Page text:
GENERAL COMMON SENSE PRACTICES·   Limit specific areas of worksite to essential personnel·   Require frequent and thorough hand washing by all personnel, without exception·   If soap and water are not available, use / provide alcohol-based hand cleanser containing at least 60%alcohol·   Require anyone who is sick to stay home·   Self-monitor for signs or symptoms of COVID-19 and report to your department head if you are sick orexperiencing symptoms·   Department head should then report this information to production department·   One department at a time may “step in, step out” of a set up, before the next department·   Observe respiratory etiquette, including covering coughs and sneezes·   Use disposable tissues and discard after each use·   Maintain social distancing of no less than 6 feet whenever possible·   Masks should be worn while on set, but are required when social distancing is not possible·   Encourage people to bring their own mask - some people would prefer what they choose specifically(however, they will of course be made available)·   Utilize appropriate Personal Protective Equipment (PPE), including but not limited to gloves, goggles, faceshields, masks that cover the nose and mouth, finger cots (good for finger-only touch-points such as copier,microwave). Use of finger cots reduces plastic, compared to gloves·   Make sure that PPE is consistently and properly worn, regularly inspected, maintained, and replaced asnecessary·   Require PPE to be properly removed, cleaned, and stored or disposed of to avoid contamination of self,others, and the work environment·   Use your elbow or knuckle as opposed to fingers when possible·   Limit the number of people who handle certain items·   Do not use other people’s phones or personal work tools·   Maintain regular housekeeping practices, including routine cleaning and disinfecting of surfaces,equipment, and other elements of the work environment·   Assign one individual to be responsible for constant wipedowns of surfaces (never mix chemicals)·   Make 6 foot distance markings on the floor in environments where people need to line up·   Take time to communicate and plan every part of a project in order to reduce unexpected situations andincrease efficiency·   Consider who may effectively be able to work from home. Consider prep, shoot, wrap·   Pens should be provided and individuals should be told to keep them·   Contactless payment should be utilized (as opposed to petty cash) when possible·   Put down an item that someone then needs to pick up, rather than ‘handing off’ when possible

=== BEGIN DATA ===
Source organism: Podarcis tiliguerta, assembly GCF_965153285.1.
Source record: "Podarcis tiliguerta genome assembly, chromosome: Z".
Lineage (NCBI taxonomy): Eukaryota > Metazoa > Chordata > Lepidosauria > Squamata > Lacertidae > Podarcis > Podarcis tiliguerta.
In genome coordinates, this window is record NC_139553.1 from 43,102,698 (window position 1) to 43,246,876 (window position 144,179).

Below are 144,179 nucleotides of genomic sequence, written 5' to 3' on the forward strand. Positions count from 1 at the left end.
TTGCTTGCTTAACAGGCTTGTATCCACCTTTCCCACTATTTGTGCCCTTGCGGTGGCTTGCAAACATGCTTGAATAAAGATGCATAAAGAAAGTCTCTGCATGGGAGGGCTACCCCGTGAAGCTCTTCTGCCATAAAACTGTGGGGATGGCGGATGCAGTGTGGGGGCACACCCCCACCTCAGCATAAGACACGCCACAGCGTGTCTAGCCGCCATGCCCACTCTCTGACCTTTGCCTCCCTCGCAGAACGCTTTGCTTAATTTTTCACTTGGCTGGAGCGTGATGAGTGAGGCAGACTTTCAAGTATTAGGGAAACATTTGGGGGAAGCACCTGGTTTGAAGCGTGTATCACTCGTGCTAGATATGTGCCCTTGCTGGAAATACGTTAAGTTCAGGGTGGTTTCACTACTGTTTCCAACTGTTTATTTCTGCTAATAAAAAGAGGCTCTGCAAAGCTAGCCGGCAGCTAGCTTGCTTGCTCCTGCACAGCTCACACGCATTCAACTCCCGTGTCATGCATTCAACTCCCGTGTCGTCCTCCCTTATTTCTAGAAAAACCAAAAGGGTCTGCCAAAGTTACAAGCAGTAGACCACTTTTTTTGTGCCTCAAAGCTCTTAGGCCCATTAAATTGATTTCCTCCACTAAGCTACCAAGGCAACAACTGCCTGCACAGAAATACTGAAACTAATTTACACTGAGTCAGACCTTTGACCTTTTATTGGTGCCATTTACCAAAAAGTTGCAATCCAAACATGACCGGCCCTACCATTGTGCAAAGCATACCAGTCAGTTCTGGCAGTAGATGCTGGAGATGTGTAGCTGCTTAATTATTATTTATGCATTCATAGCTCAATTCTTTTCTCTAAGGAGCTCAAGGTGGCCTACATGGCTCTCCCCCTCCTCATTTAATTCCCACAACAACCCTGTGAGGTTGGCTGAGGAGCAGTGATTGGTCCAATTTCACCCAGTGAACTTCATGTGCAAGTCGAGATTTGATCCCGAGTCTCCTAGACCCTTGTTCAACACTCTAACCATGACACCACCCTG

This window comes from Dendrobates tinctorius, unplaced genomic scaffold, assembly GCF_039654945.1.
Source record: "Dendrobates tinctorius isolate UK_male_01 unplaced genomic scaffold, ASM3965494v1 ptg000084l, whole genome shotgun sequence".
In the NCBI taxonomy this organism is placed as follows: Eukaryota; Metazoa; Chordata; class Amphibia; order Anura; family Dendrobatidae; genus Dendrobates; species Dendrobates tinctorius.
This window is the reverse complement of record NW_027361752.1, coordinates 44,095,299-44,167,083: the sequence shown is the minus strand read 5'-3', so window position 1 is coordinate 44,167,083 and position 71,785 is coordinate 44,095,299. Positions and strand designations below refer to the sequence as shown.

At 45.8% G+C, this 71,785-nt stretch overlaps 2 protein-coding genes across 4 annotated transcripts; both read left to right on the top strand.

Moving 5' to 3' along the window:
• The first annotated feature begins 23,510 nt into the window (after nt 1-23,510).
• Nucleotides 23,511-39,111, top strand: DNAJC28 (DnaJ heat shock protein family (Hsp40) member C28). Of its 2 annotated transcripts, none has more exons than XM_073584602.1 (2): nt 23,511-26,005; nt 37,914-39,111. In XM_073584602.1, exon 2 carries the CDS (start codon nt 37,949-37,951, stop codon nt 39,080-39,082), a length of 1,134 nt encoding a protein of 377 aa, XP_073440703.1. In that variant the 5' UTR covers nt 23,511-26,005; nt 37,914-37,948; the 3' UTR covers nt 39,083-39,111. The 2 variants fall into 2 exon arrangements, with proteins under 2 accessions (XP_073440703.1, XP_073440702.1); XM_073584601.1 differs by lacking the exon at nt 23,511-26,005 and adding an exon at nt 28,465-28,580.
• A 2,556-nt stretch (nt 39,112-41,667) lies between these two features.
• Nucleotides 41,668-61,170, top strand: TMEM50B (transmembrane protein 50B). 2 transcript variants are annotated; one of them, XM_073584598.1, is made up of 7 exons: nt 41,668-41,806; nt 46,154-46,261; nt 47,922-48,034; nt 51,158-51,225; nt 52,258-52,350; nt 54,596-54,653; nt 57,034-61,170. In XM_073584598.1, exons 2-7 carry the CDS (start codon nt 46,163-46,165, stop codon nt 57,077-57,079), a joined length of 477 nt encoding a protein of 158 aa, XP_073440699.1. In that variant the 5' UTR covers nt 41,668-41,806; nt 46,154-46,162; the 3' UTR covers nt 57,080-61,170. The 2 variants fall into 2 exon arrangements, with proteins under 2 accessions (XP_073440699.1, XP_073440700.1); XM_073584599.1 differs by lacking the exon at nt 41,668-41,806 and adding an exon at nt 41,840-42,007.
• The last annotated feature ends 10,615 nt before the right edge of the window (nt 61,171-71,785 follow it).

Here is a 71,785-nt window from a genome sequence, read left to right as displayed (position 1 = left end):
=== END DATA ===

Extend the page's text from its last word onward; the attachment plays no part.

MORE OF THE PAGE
PRODUCTION OFFICE / MOTORHOME·  Maintain good ventilation. Keep windows and doors open when possible, but open at least periodically tocycle the air·   Limit people entering the office to essential personnel·   Deliveries should be transacted outside the entrance whenever possible·   Pathways should be one-way when possible (clockwise) in order to avoid people having to pass each othergoing opposite directions in a narrow hallway·   Plan how to serve food, coffee, etc. responsibly·   Use disposable, ecologically-friendly flatware, plates, and cups·   Assign one person to turn lights on and off, manage thermostats·   Make tissues and disinfectant wipes ubiquitous·   Reduce decorative items that people may touch·   Utilize individual printers and scanners whenever possible·   Move your own car rather than have someone else move it·   Get a secure shredding bin (users put items in, but cannot take out)·   Use your cell phone as opposed to a landline·   Use sensor-activated toilets, faucets, soap dispensers, hand dryers, and hand sanitizer dispensers whenpossible·   Disinfect remote controls

PAPERWORK·   Timecards may transition to electronic execution, but in the short term, have as much pre-filled as possible·   Petty cash, petty cash envelopes, mail, contracts, POs, agreements, pick-up and return paperwork willrequire careful handling

CASTING·   Consider remote casting sessions and callbacks with live broadcast capabilities·   Remote casting sessions will mean not being able to see a group interact with each other·   Schedule auditions and callbacks further apart to accommodate social distancing·   Digitally distribute scripts as opposed to handing out sheets of paper·   Have actors execute confidentiality agreements when necessary·   Actors must arrive to casting at the assigned time, not earlier (models and dancers are used to “open calls”but they must arrive at the assigned time)·   Encourage actors to wait in their cars, not in the waiting area of the casting facility·   Have an actor check in from outside using their cell phone·   Consider utilizing app technology that checks an actor in, and sends the actor a text when it’s their time (likesome restaurants)·   One dedicated Casting Assistant should sign all performers in and out·   During in-person group auditions, actors can wear clear face shields and gloves, or have a partition placed inbetween them·   Handling of props may have to be simulated using an actor’s cell phone or other personal item·   Identify wardrobe specs in the breakdowns to increase the likelihood the actor brings something that canbe worn on the shoot